After a week which began on a grim note for National with a political poll showing the leader in a precarious position, Judith Collins found some solid ground in Finance Minister Grant Robertson's Budget
After a week which began on a grim note for National with a political poll showing the leader in a precarious position, Judith Collins found some solid ground in Finance Minister Grant Robertson's Budget on Thursday.
By delivering "a classic Labour Budget", Robertson may have also handed Collins a lifeline. Within hours, she was standing in the House delivering her scathing verdict: "That was a Budget for benefits, not for jobs."
Collins said the blueprint for the next year outlined by Labour was "light on hope and utterly lacking in ambition", pointing out New Zealand will lose more nurses and more teachers and more enginneers to Australia.
Collins itemised Government failings, taking a barely moment to pause after citing KiwiBuild, "...I don't want to gloat but we know what happened there".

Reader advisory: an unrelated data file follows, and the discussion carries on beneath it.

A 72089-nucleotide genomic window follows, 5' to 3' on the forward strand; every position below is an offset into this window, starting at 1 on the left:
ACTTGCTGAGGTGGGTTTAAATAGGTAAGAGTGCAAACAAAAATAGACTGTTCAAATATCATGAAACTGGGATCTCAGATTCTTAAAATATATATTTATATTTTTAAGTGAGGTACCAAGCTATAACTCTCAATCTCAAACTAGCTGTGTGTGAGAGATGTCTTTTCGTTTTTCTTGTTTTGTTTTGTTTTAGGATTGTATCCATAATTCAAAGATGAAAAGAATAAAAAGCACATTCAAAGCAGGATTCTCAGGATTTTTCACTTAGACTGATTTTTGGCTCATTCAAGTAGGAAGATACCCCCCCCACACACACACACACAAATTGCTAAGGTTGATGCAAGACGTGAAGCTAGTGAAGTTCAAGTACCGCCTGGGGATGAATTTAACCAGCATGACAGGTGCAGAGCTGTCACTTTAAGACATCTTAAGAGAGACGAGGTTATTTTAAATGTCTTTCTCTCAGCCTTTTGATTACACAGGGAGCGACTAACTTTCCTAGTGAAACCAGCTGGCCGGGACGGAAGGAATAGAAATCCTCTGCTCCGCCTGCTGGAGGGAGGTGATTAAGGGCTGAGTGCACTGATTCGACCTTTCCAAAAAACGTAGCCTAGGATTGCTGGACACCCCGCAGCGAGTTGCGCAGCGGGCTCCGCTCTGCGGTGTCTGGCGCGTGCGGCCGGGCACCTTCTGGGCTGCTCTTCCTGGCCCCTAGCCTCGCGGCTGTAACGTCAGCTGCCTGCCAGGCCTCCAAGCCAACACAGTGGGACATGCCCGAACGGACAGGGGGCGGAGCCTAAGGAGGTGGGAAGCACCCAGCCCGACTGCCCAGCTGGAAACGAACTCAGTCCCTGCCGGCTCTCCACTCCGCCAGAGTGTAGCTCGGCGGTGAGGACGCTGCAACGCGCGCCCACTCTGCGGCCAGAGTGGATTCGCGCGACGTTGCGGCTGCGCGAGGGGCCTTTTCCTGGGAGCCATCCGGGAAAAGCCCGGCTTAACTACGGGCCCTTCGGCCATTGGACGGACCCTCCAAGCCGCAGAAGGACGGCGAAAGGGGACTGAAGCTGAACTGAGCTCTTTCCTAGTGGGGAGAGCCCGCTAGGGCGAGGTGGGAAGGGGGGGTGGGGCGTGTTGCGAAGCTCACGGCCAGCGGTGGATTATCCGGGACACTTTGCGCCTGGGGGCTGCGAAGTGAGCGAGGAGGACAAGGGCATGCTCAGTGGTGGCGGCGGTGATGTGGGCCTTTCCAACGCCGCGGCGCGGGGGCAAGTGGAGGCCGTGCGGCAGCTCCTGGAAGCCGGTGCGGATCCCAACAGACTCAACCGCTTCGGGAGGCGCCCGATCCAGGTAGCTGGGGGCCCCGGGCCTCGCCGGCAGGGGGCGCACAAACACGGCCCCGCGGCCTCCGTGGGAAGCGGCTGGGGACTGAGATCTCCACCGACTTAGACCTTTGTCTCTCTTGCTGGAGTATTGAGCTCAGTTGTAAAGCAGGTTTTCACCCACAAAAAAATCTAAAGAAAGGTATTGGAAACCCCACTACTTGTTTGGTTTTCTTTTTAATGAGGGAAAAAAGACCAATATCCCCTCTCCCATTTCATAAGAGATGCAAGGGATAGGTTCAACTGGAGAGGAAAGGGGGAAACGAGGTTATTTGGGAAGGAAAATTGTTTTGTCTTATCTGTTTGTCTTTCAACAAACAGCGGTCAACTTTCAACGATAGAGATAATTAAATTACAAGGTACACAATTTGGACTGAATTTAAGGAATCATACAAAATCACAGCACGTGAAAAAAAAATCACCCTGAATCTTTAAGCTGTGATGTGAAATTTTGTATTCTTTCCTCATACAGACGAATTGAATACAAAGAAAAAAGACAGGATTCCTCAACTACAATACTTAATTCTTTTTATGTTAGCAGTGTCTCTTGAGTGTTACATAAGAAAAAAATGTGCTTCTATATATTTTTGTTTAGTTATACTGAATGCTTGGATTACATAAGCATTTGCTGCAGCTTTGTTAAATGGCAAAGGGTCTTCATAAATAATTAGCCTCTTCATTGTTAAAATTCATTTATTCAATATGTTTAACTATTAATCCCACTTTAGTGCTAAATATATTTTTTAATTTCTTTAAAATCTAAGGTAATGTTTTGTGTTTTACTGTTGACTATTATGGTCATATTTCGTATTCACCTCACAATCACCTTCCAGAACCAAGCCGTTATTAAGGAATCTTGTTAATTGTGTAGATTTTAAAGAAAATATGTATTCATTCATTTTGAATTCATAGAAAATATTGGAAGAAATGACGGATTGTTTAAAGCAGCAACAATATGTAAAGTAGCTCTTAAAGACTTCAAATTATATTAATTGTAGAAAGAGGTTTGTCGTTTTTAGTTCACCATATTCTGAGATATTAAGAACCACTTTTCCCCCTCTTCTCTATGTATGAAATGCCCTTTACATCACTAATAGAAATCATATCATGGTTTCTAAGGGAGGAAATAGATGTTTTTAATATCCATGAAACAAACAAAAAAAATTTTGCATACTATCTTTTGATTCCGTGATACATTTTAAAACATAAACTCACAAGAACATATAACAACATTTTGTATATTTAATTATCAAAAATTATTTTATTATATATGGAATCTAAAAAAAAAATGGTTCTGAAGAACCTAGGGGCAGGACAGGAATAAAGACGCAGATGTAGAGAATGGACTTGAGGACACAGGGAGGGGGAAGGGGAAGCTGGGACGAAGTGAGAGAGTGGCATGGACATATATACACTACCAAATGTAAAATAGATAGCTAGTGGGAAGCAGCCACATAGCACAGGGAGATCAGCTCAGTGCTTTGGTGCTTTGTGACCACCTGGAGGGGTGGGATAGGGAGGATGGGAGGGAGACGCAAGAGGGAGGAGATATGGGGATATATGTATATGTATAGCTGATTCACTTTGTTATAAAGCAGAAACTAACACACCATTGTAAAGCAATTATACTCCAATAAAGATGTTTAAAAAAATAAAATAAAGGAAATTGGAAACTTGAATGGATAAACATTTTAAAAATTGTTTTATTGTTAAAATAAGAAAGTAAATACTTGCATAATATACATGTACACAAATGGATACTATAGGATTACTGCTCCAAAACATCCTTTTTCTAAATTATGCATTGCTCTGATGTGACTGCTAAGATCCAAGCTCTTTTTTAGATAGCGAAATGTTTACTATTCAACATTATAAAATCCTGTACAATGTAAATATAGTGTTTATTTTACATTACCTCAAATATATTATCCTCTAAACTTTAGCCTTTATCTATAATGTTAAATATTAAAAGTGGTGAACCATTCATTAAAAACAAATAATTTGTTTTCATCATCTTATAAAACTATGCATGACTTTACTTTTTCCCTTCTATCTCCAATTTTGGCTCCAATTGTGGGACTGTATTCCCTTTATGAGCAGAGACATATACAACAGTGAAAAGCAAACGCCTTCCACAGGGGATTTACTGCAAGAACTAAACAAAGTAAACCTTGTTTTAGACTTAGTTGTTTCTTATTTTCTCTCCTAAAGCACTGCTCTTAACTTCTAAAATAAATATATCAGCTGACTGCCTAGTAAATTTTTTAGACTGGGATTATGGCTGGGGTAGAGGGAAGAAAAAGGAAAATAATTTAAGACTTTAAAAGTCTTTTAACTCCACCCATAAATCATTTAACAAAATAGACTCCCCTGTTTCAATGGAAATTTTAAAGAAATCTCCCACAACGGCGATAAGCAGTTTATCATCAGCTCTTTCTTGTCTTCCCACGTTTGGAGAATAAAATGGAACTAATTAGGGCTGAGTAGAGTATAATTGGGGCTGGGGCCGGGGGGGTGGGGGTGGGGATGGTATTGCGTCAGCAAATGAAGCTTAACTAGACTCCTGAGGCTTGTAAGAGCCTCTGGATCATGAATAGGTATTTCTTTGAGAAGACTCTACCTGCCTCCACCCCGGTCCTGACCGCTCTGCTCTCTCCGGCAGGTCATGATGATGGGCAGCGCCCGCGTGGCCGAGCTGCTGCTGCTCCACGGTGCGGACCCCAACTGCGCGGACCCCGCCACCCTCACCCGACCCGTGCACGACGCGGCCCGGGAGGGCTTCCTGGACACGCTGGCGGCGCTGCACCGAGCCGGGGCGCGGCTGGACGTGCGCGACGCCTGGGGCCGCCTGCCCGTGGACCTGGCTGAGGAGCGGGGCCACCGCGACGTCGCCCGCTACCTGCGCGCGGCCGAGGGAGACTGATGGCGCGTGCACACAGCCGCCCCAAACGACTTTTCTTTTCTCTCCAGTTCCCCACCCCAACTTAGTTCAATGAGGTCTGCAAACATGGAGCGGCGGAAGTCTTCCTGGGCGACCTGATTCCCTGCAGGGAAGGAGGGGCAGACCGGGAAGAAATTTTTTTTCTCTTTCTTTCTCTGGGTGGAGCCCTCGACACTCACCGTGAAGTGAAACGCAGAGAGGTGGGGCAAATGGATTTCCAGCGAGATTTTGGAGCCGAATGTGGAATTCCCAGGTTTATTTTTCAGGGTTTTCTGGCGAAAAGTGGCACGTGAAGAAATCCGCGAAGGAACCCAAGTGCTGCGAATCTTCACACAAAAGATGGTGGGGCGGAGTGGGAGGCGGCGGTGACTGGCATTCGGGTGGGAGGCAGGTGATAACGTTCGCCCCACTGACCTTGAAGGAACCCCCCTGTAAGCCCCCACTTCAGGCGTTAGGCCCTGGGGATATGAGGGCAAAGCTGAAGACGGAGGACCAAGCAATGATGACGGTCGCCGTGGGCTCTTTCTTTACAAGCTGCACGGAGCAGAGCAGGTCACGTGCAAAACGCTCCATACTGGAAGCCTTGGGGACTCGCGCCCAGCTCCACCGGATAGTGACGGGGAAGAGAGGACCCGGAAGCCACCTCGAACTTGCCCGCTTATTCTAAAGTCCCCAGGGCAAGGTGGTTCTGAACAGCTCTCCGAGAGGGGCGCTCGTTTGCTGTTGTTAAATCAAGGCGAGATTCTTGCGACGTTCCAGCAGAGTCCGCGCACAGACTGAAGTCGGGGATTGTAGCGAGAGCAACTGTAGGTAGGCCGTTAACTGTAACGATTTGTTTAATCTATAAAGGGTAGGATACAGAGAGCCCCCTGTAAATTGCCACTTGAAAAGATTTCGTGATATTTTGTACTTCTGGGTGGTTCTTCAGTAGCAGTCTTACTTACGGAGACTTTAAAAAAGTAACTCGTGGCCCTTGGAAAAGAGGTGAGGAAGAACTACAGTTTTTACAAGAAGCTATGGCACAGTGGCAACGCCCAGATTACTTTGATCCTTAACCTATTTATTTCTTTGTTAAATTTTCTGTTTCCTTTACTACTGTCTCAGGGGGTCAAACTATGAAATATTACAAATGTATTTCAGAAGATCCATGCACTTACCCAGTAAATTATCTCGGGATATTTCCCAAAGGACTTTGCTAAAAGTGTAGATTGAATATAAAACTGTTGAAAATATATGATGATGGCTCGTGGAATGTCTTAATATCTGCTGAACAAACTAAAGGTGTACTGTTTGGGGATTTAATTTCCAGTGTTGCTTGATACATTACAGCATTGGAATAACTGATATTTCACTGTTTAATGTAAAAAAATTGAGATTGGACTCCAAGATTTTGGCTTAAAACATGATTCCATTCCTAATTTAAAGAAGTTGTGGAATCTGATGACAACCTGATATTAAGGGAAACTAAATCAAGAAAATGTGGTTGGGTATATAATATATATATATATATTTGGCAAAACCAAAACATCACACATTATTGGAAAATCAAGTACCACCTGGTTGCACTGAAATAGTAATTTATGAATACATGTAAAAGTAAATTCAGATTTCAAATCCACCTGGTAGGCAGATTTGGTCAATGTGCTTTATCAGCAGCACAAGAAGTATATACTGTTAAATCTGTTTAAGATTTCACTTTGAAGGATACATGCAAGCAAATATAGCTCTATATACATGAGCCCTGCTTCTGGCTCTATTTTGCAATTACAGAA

In turn, Prime Minister Jacinda Ardern noted much had changed in the four years since Robertson delivered his first Budget Day speech, and what had changed more than most was the leader of the Opposition.
She also poked fun at Collins' characterisation of some of the Government's proposals for Māori as a secret agenda, implying the National caucus might have a secret agenda to topple her as leader.
This is attack politics and is where Collins is strongest. By listing Labour's failures, she stayed on message, while baiting Ardern into personal jibes.
Points to Collins for surviving the week and, then, coming out on top.